Cephalotus Labill.

Nov.Holl.Pl. p6 (1806)
Name Status

Scientific Description

Family Cephalotaceae.

Habit and leaf form. Herbs. ‘Carnivorous’. Trapping mechanism passive. The traps consisting of ‘pitchers’. Perennial (rhizomatous); plants with a basal concentration of leaves. Helophytic to mesophytic (in the drier parts of peaty swamps). Conspicuously heterophyllous (the inner leaves flat and simple, the outer at ground level with blades modified as pitchers). Leaves medium-sized; alternate; spiral; petiolate (both types); non-sheathing; (those not modified as pitchers) simple; epulvinate. Leaf blades entire; cross-venulate. Leaves without stipules; without a persistent basal meristem.

Reproductive type, pollination. Fertile flowers hermaphrodite. Unisexual flowers absent. Plants hermaphrodite.

Inflorescence and flower features. Flowers aggregated in ‘inflorescences’. The terminal inflorescence unit cymose. Inflorescences scapiflorous; terminal; each consisting of a raceme of cymules. Flowers small; regular; 6 merous; cyclic; tetracyclic. Free hypanthium present. Hypogynous disk present (setose-glandular). Perianth sepaline; 6; 1 -whorled. Calyx 6; 1 -whorled; gamosepalous (basally); valvate; regular; persistent; accrescent. Corolla absent. Androecium 12. Androecial members perigynous; markedly unequal (the six alternating with the sepals longer); free of one another; 2 -whorled (the alternisepalous members being ‘slightly forward’). Androecium exclusively of fertile stamens. Stamens 12; diplostemonous. Anthers dorsifixed; versatile; dehiscing via longitudinal slits; strongly introrse; appendaged (in that the connective is apically swollen and glandular). Gynoecium 6 carpelled; apocarpous; eu-apocarpous to semicarpous (carpels free to basally united); superior. Carpel apically stigmatic; 1(–2) ovuled. Placentation basal. Ovules ascending; epitropous; with dorsal raphe; non-arillate; anatropous.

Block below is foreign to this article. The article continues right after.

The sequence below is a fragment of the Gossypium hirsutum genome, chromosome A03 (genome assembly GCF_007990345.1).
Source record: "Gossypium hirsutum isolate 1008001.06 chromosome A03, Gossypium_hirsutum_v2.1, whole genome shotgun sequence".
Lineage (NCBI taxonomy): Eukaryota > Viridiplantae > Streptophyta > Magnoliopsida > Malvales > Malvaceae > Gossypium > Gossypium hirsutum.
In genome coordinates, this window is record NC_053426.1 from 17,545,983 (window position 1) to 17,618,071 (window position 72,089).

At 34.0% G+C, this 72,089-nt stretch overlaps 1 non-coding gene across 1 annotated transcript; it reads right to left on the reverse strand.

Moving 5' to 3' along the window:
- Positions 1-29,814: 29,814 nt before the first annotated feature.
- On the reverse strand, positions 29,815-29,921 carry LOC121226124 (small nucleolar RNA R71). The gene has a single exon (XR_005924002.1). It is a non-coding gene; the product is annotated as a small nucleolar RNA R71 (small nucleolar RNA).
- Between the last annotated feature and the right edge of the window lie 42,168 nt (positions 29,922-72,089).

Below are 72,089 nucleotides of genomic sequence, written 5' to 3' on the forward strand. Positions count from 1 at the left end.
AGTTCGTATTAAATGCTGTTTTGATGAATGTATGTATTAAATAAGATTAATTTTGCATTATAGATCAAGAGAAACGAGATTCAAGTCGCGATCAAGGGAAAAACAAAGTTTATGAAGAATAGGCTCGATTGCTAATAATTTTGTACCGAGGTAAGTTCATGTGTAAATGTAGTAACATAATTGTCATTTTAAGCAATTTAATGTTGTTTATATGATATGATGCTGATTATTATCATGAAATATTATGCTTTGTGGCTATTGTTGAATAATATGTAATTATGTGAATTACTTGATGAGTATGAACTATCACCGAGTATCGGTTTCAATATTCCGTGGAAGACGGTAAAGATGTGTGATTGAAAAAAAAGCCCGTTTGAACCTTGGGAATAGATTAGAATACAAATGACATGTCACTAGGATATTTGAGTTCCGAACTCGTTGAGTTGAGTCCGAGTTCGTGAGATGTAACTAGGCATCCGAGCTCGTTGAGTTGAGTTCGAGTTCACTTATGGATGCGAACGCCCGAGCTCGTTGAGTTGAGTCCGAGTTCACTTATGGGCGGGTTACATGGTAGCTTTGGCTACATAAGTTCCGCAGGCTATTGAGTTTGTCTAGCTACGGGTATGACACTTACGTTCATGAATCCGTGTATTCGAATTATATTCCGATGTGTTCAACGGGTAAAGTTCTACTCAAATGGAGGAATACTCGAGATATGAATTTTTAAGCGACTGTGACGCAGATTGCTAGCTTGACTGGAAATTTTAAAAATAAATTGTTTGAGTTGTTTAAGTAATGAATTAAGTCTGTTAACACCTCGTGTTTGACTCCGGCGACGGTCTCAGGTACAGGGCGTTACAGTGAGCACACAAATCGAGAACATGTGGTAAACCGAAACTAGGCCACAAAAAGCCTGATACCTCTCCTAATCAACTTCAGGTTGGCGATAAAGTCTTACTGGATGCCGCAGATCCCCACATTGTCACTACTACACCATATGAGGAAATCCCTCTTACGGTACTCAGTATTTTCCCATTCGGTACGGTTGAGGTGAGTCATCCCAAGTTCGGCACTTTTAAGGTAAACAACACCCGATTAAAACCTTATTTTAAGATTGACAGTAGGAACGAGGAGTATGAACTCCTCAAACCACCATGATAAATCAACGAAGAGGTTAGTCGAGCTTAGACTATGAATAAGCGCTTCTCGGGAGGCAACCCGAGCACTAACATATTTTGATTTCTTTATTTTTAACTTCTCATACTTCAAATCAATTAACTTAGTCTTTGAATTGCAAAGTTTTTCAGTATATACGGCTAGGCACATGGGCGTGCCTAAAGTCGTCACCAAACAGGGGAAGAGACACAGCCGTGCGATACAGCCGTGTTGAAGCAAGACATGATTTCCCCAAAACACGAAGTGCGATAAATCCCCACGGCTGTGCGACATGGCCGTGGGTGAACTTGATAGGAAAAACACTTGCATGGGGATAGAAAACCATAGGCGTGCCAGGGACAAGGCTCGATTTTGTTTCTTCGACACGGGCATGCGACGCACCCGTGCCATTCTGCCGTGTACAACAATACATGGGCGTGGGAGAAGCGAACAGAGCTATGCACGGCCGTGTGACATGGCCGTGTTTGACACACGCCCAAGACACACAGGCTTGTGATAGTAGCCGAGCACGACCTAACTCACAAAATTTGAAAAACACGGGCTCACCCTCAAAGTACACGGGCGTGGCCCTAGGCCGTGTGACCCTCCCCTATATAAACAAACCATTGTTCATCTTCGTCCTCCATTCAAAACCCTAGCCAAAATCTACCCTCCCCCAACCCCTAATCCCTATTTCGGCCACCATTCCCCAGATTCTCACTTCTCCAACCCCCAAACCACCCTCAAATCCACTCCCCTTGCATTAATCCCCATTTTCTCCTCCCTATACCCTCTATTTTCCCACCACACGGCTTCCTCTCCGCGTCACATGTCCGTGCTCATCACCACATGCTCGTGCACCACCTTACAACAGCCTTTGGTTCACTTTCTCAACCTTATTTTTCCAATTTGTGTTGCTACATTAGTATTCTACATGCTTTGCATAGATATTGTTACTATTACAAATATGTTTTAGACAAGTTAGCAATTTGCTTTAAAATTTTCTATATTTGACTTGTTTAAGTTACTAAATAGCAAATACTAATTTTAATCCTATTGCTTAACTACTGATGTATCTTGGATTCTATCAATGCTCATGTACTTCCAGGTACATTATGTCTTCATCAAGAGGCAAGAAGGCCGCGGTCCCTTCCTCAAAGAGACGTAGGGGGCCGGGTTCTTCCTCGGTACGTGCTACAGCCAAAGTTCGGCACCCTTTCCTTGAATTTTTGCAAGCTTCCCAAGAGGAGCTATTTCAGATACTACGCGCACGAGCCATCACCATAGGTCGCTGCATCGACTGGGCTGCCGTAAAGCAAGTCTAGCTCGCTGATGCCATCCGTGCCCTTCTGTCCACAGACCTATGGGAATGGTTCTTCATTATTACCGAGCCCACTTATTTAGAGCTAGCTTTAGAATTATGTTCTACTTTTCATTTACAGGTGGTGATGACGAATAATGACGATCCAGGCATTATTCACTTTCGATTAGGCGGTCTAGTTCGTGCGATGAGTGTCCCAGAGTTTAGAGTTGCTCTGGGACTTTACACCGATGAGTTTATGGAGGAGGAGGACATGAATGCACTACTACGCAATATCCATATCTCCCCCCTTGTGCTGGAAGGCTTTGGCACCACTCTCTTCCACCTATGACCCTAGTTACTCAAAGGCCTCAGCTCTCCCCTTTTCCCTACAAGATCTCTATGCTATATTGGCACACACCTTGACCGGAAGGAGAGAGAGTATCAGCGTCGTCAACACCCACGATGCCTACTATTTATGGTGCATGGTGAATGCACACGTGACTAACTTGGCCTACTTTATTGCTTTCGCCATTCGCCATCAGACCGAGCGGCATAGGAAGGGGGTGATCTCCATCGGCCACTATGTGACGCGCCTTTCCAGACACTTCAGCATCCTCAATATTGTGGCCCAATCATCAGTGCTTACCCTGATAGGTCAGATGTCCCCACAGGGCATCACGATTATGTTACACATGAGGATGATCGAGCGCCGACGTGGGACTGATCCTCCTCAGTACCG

Fruit and seed features. Fruit non-fleshy; an aggregate. The fruiting carpel dehiscent; a follicle. Seeds endospermic. Endosperm oily. Embryo well differentiated. Cotyledons 2. Embryo straight.

Physiology, biochemistry. Aluminium accumulation not found.

Geography, cytology, number of species. Native of Australia. Endemic to Australia. Australian states and territories: Western Australia. South-West Botanical Province. X = 10.

H.R. Coleman, 8 September 2016

Taxonomic Literature

  • Wheeler, Judy; Marchant, Neville; Lewington, Margaret; Graham, Lorraine (2002). Flora of the south west, Bunbury, Augusta, Denmark. Volume 2, dicotyledons. Australian Biological Resources Study. Canberra.
  • Grieve, B. J.; Blackall, W. E. (1998). How to know Western Australian wildflowers : a key to the flora of the extratropical regions of Western Australia. Part II, Dicotyledons (Amaranthaceae to Lythraceae). University of W.A. Press. Nedlands, W.A.
  • Lowrie, Allen (1998). Carnivorous plants of Australia. Volume 3. University of W.A. Press. Nedlands, W.A.